Folk music had its share of freedom songs, Dylans "Blowin in the wind" asks; "How many roads must a man walk down before you call him a man .. how many times can a man turn his head pretending he just doesn't see .. the answer my friend is blowin in the wind, the answer is blowin in the wind"(Day 1988). Rock music was building a bridge across the racial divide; black guitarist Jimi Hendrix was a star of the times and the main attraction at the Woodstock music festival (Woodstock 1969). The feminist movement also surged during the Nineteen Sixties. Inspired by singers like the Supremes, Aretha Franklin, Grace Slick of the Jefferson Airplane, and Janis Joplin women all over the United States began to fight for equality (Burns 1990).
Franklin's song "Respect", which simply asks for a little respect, is an example of how the women felt (Szatmary 1996). Janis Joplin made a political statement every time she went on stage. She held nothing back during her performances. Her stage presence was just as strong if not stronger than the male stars of the day (Szatmary 1996). Protests and demonstrations were the order of the day (Burns 1990).
Musicians often attended these protest and their songs illustrate this. The Rolling Stones song "Street fighting man" is inspired by the protests taking place in London that Stones singer Mick Jagger had attended. "Every where I go I hear the sound of marching charging feet" Jagger says. True to his words, protests were held all over the world from places Paris to Mexico City (Anderson 1969). The Beatles song "Helter Skelter" also reflected on the madness that could and usually occurred when the demonstrations turned violent and deadly (Hertsgard 1995). Smokey Robinson also felt that the demonstrations were a strong force of change, in his song "Get Ready" it says "people get ready for the trains a coming" (Szatmary 1996).
The Chambers Brothers drew the line in the sand and summed up the protest movement by saying "The time has come today, young hearts must go their way, can't put it off another day" (Szatmary 1996). In 1968 the Beatles released a double album called the white album. On that album there is a song called "Revolution". John Lennon wrote the song not as a call to arms but as personal statement to the demonstrators saying "'so you say you want a revolution, well you know, we all want to change the world .. when you talk about destruction brother you can count me out ..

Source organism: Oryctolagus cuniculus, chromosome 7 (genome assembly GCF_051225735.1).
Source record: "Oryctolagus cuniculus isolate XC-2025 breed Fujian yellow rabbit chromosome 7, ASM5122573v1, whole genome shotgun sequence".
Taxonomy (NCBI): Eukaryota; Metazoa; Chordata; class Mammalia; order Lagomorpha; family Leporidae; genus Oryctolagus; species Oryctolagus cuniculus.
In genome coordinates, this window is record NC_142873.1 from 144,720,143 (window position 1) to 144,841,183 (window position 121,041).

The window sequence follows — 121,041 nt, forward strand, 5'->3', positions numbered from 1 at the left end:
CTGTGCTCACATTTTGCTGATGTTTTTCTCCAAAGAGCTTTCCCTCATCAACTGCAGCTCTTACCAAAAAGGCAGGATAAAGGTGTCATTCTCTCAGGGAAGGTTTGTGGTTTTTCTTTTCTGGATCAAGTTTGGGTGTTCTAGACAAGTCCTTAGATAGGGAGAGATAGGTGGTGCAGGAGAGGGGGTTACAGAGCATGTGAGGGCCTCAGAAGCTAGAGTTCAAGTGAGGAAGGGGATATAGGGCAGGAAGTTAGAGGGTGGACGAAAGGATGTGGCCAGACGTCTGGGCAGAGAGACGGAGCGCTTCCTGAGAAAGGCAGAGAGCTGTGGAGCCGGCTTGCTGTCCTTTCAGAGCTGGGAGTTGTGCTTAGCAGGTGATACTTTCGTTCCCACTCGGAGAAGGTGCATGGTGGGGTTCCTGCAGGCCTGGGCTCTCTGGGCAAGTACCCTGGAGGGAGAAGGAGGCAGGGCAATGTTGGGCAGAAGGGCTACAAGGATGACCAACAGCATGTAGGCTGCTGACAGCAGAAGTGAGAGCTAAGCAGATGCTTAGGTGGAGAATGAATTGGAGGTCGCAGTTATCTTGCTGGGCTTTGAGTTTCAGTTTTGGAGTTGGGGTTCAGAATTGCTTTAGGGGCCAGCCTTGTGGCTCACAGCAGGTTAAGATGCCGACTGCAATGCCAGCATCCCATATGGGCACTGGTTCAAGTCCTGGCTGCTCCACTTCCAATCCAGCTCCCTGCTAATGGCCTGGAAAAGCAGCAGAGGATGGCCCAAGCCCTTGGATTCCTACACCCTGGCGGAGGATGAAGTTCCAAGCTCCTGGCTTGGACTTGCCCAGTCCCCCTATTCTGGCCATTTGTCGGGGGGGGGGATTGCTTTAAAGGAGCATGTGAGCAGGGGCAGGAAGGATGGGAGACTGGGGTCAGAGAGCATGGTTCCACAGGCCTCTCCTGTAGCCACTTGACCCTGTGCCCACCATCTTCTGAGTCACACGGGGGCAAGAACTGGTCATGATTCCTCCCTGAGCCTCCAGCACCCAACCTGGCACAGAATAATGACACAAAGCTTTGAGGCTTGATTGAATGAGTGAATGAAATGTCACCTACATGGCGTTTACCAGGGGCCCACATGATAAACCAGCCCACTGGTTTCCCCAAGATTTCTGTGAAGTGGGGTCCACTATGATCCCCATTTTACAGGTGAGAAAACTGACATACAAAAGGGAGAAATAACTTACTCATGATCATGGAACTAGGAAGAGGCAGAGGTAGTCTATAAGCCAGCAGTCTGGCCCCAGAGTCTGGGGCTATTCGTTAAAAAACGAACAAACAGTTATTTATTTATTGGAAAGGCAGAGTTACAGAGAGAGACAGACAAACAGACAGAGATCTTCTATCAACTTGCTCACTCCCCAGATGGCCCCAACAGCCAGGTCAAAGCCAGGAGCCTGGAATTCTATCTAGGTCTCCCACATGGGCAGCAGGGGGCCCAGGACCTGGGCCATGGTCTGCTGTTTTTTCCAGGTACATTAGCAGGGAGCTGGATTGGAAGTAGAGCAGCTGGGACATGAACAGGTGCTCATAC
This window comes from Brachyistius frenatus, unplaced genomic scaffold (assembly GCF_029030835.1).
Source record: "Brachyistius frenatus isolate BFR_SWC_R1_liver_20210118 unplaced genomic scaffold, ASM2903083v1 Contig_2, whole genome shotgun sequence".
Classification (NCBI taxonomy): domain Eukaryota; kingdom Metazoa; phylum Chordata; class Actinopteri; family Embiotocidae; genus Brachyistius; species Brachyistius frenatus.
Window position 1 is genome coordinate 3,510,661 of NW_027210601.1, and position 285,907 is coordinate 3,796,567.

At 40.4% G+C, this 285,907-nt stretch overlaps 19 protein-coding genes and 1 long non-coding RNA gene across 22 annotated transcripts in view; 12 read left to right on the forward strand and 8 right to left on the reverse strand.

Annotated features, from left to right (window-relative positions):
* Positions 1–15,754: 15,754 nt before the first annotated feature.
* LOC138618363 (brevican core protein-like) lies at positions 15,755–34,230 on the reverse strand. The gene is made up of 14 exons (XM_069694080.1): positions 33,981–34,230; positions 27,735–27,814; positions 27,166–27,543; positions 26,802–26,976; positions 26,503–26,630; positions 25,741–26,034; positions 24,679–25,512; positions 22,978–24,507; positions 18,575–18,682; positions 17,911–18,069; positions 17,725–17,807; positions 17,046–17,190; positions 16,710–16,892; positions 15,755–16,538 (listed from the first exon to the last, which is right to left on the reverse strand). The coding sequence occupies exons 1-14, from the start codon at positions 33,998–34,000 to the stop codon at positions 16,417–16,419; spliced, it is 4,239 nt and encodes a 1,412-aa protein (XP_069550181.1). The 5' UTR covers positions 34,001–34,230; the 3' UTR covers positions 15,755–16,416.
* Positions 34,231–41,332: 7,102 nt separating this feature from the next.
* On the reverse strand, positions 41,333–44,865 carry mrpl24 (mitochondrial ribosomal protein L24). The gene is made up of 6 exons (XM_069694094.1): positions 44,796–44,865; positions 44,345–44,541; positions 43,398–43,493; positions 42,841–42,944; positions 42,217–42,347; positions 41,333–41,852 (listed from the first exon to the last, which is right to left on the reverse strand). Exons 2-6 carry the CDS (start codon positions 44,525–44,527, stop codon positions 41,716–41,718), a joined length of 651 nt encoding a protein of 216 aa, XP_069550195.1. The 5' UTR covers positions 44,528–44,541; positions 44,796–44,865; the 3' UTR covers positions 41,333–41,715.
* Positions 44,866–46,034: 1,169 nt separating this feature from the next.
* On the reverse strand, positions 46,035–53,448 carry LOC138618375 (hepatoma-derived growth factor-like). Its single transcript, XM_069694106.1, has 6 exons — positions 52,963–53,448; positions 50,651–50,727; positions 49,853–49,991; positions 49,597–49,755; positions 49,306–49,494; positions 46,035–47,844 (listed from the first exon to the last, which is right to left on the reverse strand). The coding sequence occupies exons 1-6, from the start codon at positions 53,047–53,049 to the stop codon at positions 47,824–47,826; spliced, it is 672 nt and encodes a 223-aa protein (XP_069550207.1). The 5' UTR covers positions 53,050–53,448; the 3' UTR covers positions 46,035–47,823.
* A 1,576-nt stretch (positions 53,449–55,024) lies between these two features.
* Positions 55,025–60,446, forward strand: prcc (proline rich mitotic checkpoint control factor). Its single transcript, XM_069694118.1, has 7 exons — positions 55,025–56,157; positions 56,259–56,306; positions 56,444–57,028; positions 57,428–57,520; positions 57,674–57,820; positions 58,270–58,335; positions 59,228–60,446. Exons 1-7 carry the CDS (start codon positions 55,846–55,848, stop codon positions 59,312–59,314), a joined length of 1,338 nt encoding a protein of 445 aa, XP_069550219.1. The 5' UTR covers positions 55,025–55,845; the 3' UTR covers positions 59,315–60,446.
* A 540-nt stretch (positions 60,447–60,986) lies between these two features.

you better free your mind instead" (Hertsgard 1995). The Anti-war movement was the most recognized aspect of the Sixties. Hippies preached anti-violence and coined the phrase "make love not war" (Burns 1990). All men ages 18-25 were forced to register for the draft. The Vietnam War was like nothing America had seen before, with ninety percent of the troops ages 19-23 (Gitlin 1987). The anti-war sentiment was strong both home and in Vietnam, and music was at the heart of the movement. The soldiers would listen to anti-war songs and protest songs while they were fighting in the conflict (Szatmary 1996).
The feeling among the youth was that America was murdering innocent people for an unknown reason. Country Joe and the Fish's song "I feel like I am fixing to die rag" capture the attitude. "come on all you big strong men, uncle sam needs your help again, got himself in a terrible jam, way down yonder in Vietnam, put down your books pick up a gun, whoopee we're gonna have a whole lot of fun, and its one, two, three what are we fighting for?, don't ask me I don't give a damn, next stop is Vietnam, whoopee we are all gonna die" Dylan's song "The times they are a changing" has lyrics that "gave a warning to authority that America was experiencing a new consciousness, and that the establishment (government) have to face the opposition of much of the population, especially the young" (Day 1988). Many songs implied what life was like in Vietnam like Hendix's "Purple Haze", the illusion that appeared in the landing zones for helicopters in Vietnam. Along with the rebellion at home the soldiers staged their own form of rebellion.
A static from 1967 states that more American troops were arrested for smoking marijuana than for any other major crime (Steinbeck 1971). The soldiers even had their own bandit radio stations. This was because the Armed Forces Vietnam Network was heavily censored and screened out the anti-war songs. On the rebel radio stations soldiers on the front lines could talk to men like "midnight Jack" and have songs played to them (Szatmary 1996). The war was also racially biased which many arists expressed in their songs.
Jimi Hendrix's released a song titled "If 6 was 9" that describes his oppression. It says "White collared conservative flashing down the street, pointing their finger at me, they're hoping soon my kind will drop and die .. go on Mr. Buisniness man, you can't dress like me" (Szatmary1996). John Foggerty also sung about his days in the army.
In his song "Fortunate son" he talks about the racial divide along with the divide amongs the rich whites and poor white. He says "some folks inherit star spangled eyes, and they will send you down to war, and when you ask them how much should we give, they only answer more, more, more" (Szatmary 1996). No movement in our history defines a cultural change more accurately than the hippie movement in the 1960's. Music provided a support during the turbulent times of the Sixties. It stood firmly while the smoke from the devastation in Vietnam hung menacingly over America. It remained a support throughout the anti-war movement and civil rights movement, which deeply involved the young.
They rebelled against society whose morals they held in disdain (Burns 1990). They symbolized the universal need for love and harmony. Finding an outlet in music, the created songs that expressed their need for personal freedom and societal peace- crying out "Give peace a chance" (Hertsgard 1995). In the end, even if the music only had a glancing impact on the dynamic events of the decade its legacy lingers in the hearts and minds of a generation (Burns 1990). Music.